Bruno Even, Airbus Helicopters chief executive, says 2021 was a “turning point” for the global rotorcraft industry, offering “the first sign of recovery” from the pummeling dealt by Covid-19 the previous year.
Overall, the market demonstrated a 40% year-on-year increase over 2020, says Even, albeit after activity that year was around 50% down on 2019.
“2020 will represent a low point from which we will recover progressively,” he says. “We expect the coming years to confirm to this positive evolution.”
However, he estimates that it will take two to three years for the industry to return to the prior order and again deliver at levels seen in 2019.
European rival Leonardo Helicopters has yet to publish its full-year delivery totals, but comments late last year from Gian Piero Cutillo, managing director of the airframer, tend to support Even’s view.
Cutillo said that the division would beat guidance in 2021, aided by a resurgent civil market: in just nine months it had more than doubled the number of helicopters it sold the previous year. “The signs of the recovery are clear,” he says. While a full return to 2019 levels still may take two to three years, he says, the recovery is occurring faster than previously forecast.
Airbus remains by some way the largest manufacturer of civil and parapublic helicopters globally: its preliminary figures suggest it took a 52% share of deliveries into that market last year – based on turbine helicopters with more than five seats – ahead of Bell (16%), Leonardo (16%), Russian Helicopters (10%), Sikorsky (3%), and others (3%).
Although Airbus says it delivered 338 helicopters last year, up from 300 the year before, it does not specify how many were to military customers. Bell, however, says it shipped 156 civil helicopters in 2021 – up on 140 in 2020. (Any discrepancy between the Airbus and Bell figures is presumably due to the exclusion of the latter’s five-seat 505 – a helicopter outside the scope of the former’s calculations.)
Airbus also saw a significant year-on-year improvement in order activity – 414 against 268 – with particular growth in the light-single segment, where it competes with the H125 and H130.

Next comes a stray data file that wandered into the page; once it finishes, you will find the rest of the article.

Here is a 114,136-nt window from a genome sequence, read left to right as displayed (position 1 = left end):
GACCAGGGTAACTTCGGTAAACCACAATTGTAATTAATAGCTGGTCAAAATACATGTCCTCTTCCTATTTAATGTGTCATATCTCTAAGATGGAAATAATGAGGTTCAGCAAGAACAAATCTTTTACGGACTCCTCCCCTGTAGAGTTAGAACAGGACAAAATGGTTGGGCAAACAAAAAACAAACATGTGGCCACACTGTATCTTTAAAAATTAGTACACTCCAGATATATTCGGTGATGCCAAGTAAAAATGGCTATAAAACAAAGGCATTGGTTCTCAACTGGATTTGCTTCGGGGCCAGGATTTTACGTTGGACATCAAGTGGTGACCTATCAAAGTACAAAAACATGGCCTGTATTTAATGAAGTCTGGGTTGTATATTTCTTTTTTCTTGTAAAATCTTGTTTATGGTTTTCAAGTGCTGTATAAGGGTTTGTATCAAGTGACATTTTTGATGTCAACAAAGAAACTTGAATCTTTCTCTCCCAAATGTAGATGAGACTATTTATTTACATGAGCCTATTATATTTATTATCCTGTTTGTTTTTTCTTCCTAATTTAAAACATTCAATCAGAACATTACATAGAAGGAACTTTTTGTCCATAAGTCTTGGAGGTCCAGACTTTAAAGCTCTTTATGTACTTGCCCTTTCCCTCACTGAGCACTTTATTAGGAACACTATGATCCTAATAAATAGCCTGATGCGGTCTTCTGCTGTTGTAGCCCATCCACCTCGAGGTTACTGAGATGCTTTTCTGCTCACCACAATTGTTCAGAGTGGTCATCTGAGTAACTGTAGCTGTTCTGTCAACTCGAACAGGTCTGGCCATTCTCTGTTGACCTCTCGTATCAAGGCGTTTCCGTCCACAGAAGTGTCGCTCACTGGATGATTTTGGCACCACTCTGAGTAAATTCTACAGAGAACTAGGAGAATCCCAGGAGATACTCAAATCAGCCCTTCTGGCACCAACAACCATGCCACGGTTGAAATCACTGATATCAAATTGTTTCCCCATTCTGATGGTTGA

Sales of the H125 should be bolstered by European Union Aviation Safety Agency (EASA) approval in April for an upgrade on the type, increasing the power available from the helicopter’s Safran Arriel 2D engine by 10% to 952shp (710kW). Although the enhancement does not change the H125’s maximum take-off weight (MTOW) of 2,250kg (4,960lb), external and internal load lifting capabilities grow by up to 140kg, while the ceiling for hovering out of ground effect at MTOW is increased by more than 1,500ft.
The higher power rating is standard on all new-build examples, while a retrofit modification is also available. US certification for the enhancement has also been obtained.
For the H160 – the newest model in Airbus Helicopters’ range – 2021 was somewhat of a curate’s egg. On the one hand, orders were strong at 52 units, including 40 from the French government, 30 of which are the first tranche for the country’s military under the HIL programme. Those orders were confirmed in December and signal the start of development work on the H160M Guepard ahead of first delivery in 2027.
But on the downside, the medium-twin has still to secure US Federal Aviation Administration (FAA) approval or enter service. Airbus was supposed to secure the first of those milestones in 2021 – following on from EASA certification in June 2020 – which would then quickly lead to the second, but there is still no sign of US validation. Instead, the first example has been shipped to Japan’s All Nippon Helicopter and is expected to start operations later this year.